The Head and Neck
The brain may be divided into three parts: the cerebrum, brainstem, and cerebellum(1).
The cerebrum is in front of the brain. It has two primary parts: the right and left hemispheres. The cerebrum is responsible for body temperature, coordination and initiation of movement, hearing, touch, vision, judgment, problem-solving, reasoning, learning, and emotions(2).
Meanwhile, the brainstem is made up of the midbrain, the medulla, and the pons. Brainstem functions include transmissions of sensory messages, mouth and eye movement, involuntary muscle movements, sneezing, coughing, hunger, respirations, consciousness, cardiac function, body temperature, swallowing, and vomiting(3).
Lastly, the cerebellum or the back of the brain is responsible for coordinating voluntary muscle movements and maintaining balance, posture, and equilibrium(4).
Cranial nerves are nerves connected to the brain. Below is the list of cranial nerves in the body(5):
- Olfactory (signals sensory information related to smell)
- Optic (transmits visual sensory impulses)
- Oculomotor (responsible for eyelid movements)
- Trochlear (responsible for the movements of the eye muscle trochlea)
- Trigeminal (transmits signals to support face and motor functions)
- Abducent (responsible for the movement of the eye muscle lateral rectus)
- Facial (controls facial expression)
- Vestibulocochlear (sends sound and equilibrium sensory information)
- Glossopharyngeal (signals sensory information related to the back of the mouth)
- Vagus (responsible for signals from the heart, lungs, and digestive tract)
- Accessory (responsible for motor function)
- Hypoglossal (responsible for the tongue movement)
The thyroid gland is an organ in the neck covered by a fibrous capsule and a sheath called deep cervical fascia(6).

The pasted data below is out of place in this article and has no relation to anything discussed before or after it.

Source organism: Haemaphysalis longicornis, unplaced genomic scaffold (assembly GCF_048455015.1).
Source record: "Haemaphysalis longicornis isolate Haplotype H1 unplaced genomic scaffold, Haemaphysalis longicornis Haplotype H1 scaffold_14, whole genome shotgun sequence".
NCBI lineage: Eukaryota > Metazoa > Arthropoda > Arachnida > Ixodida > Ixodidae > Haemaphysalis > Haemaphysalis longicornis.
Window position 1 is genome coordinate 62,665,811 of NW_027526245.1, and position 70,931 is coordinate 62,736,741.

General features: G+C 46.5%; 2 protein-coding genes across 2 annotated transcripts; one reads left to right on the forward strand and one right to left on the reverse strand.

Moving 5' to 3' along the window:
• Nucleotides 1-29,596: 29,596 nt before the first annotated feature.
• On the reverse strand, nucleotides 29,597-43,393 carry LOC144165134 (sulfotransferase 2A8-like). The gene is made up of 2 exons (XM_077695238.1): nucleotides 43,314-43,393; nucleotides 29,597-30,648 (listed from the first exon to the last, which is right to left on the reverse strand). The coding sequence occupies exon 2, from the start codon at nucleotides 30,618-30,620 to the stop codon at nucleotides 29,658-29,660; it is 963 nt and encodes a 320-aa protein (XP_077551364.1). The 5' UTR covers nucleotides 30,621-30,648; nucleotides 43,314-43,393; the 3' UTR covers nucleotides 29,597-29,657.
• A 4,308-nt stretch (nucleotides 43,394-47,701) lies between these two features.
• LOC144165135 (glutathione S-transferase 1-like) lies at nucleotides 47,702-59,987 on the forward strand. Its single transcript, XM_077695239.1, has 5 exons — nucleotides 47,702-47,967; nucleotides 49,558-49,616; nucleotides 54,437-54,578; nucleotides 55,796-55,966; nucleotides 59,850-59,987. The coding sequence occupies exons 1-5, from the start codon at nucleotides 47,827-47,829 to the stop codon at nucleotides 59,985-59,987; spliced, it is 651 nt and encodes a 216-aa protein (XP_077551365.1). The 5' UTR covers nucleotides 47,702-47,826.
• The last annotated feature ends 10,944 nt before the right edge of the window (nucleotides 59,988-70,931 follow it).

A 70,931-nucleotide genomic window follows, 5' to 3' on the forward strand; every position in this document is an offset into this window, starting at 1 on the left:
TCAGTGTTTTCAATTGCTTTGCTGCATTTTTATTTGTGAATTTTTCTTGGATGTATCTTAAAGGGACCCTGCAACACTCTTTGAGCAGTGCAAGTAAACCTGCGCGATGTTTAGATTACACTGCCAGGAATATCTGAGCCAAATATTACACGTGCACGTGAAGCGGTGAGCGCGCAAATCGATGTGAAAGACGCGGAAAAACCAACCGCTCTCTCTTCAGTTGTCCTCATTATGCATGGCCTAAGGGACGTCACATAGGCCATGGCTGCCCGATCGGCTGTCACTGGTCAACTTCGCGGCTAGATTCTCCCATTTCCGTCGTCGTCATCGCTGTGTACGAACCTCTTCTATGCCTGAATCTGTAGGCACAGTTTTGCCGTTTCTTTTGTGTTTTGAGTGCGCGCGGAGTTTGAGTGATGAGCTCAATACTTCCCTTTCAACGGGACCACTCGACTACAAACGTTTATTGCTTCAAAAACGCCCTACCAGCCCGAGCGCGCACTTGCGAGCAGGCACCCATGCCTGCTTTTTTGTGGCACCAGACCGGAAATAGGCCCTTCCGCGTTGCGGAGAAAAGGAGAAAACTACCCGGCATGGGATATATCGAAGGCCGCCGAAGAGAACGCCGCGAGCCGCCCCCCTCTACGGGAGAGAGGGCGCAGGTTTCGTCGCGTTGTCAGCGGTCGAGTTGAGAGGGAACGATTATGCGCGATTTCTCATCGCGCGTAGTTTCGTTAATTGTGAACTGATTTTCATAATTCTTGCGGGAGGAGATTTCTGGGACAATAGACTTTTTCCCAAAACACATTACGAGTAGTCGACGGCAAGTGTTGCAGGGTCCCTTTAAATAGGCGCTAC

The gland consists of right and left lobes, each of which has an apex ascending between the neck muscle sternothyroid and the pharynx (the tube behind the mouth)(7).
A group of muscles, called infrahyoid muscles, covers the thyroid gland’s lateral surface in front of the neck(8).
The parathyroid glands are endocrine organs in the neck outside the thyroid capsule. The glands release hormones called parathyroid hormone or parathormone when the body has low blood calcium levels(9).
Trachea and esophagus
The trachea is located in the neck and partly in the thoracic cavity, which refers to the region between the abdomen and root of the neck(10).
The trachea moistens and warms the air passing through the lungs. The organ also protects the respiratory surface from foreign particle buildup(11).
Meanwhile, the esophagus spans the neck, thorax, and abdomen(12).
The organ’s primary function is to deliver food from the pharynx to the stomach(13).
The right and left carotid arteries are the main vessels of the head and neck(14).
The external carotid artery supplies blood to external skull structures, the face, and most of the neck. The internal carotid artery distributes blood within the cranial cavity(15).
Radiology of the Head and Neck
Head Magnetic Resonance Imaging